The deadline for closing the transaction is Dec. 31, 2027, by which time the Colorado River District must not only secure all the necessary funding, but it also must negotiate what’s called “an instream flow agreement” with the Colorado Water Conservation Board.

In simpler terms, the parties need to redefine what constitutes a “beneficial use” for the Shoshone water rights. While the Colorado River District plans to lease the water to Xcel for now, cessation of power generation for more than a decade would currently lead to a water rights abandonment.

The board has been approving instream flows, natural flows for environmental purposes, as a beneficial use since 1973.  But such authorizations must occur in one of Colorado’s “water courts,” specialized forums that preside over each of the state’s seven river basins.

Mueller explained that the Colorado River District is now working with the state and plans to file a request in water court to add this new beneficiary to the existing decree, while maintaining the same 1902 senior appropriation date.

Doing so, Mueller reiterated, would be vital for any future incident in which hydropower production is suspended.

“This instream flow will remain in place and will keep the river functioning and flowing the exact same way that it has for the last 120 years,” he said.

Hattie Johnson, Southern Rockies restoration director for American Whitewater, echoed these sentiments, noting that “having a flowing, functioning, healthy river helps everybody.”

Johnson, whose organization promotes river conservation and safe recreation, noted that such a waterway is “a fun one to paddle on,” emphasizing how those who do recreate on rivers “are empowered and excited to protect” them.

As far as funding is concerned, the Colorado River District has collected a sizable number of pledges toward the $98.5 million total sales price — plus an additional $500,000 in transaction costs — but still has some fundraising to do.

By the end of last month, the partners had raised $48.05 million, including the $20 million from the Colorado Water Conservation Board, $20 million from the district’s Community Funding Partnership and the remainder from Western Slope communities.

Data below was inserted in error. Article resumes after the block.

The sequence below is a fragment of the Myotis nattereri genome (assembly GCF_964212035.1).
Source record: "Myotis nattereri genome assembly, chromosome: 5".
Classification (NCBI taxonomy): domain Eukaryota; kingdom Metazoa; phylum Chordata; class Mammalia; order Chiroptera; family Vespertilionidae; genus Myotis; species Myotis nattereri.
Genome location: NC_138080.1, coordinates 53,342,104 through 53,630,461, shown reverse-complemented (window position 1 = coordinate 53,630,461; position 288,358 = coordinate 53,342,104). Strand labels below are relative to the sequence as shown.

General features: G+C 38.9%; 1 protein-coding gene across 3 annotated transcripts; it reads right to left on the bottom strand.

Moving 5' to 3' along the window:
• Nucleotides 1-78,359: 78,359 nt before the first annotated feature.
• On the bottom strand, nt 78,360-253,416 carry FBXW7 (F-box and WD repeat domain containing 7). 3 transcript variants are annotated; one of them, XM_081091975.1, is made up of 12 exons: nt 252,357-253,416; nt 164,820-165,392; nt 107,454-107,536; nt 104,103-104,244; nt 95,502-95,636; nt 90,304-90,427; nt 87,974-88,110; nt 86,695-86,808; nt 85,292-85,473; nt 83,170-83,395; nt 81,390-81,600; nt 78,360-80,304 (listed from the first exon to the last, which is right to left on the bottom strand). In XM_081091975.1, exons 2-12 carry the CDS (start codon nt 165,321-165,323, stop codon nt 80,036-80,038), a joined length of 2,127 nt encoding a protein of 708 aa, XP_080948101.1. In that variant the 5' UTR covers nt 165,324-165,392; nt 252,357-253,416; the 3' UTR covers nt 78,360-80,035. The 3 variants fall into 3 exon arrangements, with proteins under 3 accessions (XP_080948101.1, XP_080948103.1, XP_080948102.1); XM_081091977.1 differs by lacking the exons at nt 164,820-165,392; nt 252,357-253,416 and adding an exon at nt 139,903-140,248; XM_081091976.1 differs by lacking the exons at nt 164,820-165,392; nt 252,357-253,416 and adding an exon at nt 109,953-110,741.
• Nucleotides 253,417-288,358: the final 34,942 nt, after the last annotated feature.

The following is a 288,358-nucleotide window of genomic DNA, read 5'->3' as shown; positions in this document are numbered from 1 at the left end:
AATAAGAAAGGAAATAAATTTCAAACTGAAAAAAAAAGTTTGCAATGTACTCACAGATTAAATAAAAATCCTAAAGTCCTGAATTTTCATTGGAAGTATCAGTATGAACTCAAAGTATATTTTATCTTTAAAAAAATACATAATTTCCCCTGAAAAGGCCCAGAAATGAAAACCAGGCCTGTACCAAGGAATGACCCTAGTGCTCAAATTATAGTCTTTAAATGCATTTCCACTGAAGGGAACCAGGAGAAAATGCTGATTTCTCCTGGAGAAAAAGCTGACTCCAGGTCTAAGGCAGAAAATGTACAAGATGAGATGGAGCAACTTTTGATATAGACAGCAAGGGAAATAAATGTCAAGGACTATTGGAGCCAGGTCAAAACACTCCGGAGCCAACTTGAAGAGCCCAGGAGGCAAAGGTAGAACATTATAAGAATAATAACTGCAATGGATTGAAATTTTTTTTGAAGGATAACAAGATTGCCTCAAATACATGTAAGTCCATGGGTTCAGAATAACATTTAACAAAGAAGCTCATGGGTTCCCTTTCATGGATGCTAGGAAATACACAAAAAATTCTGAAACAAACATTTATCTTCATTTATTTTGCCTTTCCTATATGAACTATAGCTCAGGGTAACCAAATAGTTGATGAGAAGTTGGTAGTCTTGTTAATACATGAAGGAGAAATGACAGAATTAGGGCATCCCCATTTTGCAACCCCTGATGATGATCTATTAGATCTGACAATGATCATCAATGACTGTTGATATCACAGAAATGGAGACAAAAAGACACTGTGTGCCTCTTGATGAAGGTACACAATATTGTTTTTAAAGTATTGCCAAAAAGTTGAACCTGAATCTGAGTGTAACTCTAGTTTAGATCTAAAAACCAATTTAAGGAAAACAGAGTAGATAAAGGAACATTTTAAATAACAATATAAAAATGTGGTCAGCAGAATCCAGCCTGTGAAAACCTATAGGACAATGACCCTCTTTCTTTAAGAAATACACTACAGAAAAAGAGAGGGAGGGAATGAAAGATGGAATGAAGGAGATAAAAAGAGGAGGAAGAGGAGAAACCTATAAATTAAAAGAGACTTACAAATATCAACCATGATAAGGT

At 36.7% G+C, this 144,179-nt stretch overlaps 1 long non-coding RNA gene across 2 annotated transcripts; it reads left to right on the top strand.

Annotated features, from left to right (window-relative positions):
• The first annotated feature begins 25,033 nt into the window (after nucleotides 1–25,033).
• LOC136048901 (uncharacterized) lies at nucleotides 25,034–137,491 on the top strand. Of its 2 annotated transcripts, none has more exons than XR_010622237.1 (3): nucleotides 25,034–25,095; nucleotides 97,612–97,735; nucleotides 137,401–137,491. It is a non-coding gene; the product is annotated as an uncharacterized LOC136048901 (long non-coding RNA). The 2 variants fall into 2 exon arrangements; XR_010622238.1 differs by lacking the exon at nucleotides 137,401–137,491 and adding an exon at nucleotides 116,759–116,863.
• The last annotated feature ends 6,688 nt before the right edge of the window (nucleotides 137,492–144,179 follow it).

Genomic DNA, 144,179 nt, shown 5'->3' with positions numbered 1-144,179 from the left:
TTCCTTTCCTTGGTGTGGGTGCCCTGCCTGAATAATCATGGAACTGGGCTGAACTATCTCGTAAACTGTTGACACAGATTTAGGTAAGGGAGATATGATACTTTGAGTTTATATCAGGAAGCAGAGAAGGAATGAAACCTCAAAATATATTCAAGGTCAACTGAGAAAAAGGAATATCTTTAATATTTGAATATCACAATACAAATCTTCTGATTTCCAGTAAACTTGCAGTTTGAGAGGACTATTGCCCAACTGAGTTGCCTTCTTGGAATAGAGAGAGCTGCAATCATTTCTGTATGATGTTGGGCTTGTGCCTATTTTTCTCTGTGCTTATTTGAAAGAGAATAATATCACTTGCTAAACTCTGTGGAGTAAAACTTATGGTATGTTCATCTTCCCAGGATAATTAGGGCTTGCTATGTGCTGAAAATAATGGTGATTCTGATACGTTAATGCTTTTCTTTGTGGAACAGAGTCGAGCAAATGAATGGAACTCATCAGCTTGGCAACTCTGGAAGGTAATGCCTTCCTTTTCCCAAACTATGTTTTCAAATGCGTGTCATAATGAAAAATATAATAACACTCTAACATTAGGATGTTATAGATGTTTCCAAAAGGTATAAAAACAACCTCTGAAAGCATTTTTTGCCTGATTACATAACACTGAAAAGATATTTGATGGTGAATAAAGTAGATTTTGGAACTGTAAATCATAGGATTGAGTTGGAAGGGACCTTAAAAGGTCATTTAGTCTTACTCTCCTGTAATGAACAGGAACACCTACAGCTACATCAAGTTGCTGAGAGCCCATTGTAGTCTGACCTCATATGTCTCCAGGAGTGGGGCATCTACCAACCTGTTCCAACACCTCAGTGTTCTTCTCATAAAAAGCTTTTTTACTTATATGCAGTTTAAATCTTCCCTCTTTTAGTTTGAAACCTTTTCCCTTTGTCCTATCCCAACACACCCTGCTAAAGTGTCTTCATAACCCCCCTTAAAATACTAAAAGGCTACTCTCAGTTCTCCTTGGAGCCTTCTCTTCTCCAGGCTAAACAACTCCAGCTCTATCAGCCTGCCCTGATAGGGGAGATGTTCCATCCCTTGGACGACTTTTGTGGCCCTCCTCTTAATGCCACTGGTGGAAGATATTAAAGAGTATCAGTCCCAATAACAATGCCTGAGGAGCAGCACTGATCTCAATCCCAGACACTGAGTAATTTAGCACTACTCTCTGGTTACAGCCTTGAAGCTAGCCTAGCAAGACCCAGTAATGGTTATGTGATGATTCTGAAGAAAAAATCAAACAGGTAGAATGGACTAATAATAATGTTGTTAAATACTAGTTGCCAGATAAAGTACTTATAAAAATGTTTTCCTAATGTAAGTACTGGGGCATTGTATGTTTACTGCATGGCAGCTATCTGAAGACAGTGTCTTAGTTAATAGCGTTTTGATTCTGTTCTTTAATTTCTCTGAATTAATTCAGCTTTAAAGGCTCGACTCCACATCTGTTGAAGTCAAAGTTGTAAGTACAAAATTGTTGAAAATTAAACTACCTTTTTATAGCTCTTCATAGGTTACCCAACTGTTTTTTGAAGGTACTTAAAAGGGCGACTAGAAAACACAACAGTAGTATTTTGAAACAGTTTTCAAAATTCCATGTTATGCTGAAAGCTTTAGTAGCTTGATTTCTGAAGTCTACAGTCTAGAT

The buyers are hoping to secure the remaining $49 million through the Bureau of Reclamation, with $4 million possibly coming from Inflation Reduction Act funds designated for drought mitigation.

“We think there’s incredible value to the federal government from this transaction,” Mueller said.

Johnson, meanwhile, expressed hopes that the message of cross-sectoral support “is received across the board.” Recognizing that there is still much to accomplish, she described the efforts to date as “a really cool example of what folks can do when they come together on something.”

The partnership to protect the Shoshone water rights developed following more than a century of debate and looming uncertainty over Eastern versus Western slope usage of the Colorado River.

“The legal right to appropriate and transport water from one watershed to another has been attacked since statehood,” water rights lawyer Jim Lochhead said in a 1987 article on the subject.

Such challenges, he explained, stem back to an 1882 case in which judges recognized “Colorado’s arid nature and the ‘imperative necessity’ of allowing diversion of water for beneficial use elsewhere.”

“The Eastern Slope is relatively arid, whereas the Western Slope provides a snowpack which sustains the entire Colorado River,” Lochhead wrote.

Because the Eastern Slope also “holds the bulk of the state’s population and economic activity,” it has “outstripped its local water supply” with growth, causing officials to look toward the Western Slope for more resources.

Part of the reason it is so important to the Colorado River District to secure the Shoshone rights is due precisely to these circumstances — concerns that in the case of a future sale, Front Range communities on the Eastern Slope might rush to ramp up their water security, Mueller explained.

While Mueller credited Denver for already developing a robust water portfolio, he looked toward areas south of the capital, such as Douglas County, that are actively seeking alternate supplies.

“Let me be really clear, we don’t want to deprive any of our population centers or cities or industries of water — we understand how connected we are,” Mueller said.

“We also think there are responsible ways we can all develop, as we continue to grow to make sure that we live within the means of the Colorado River.”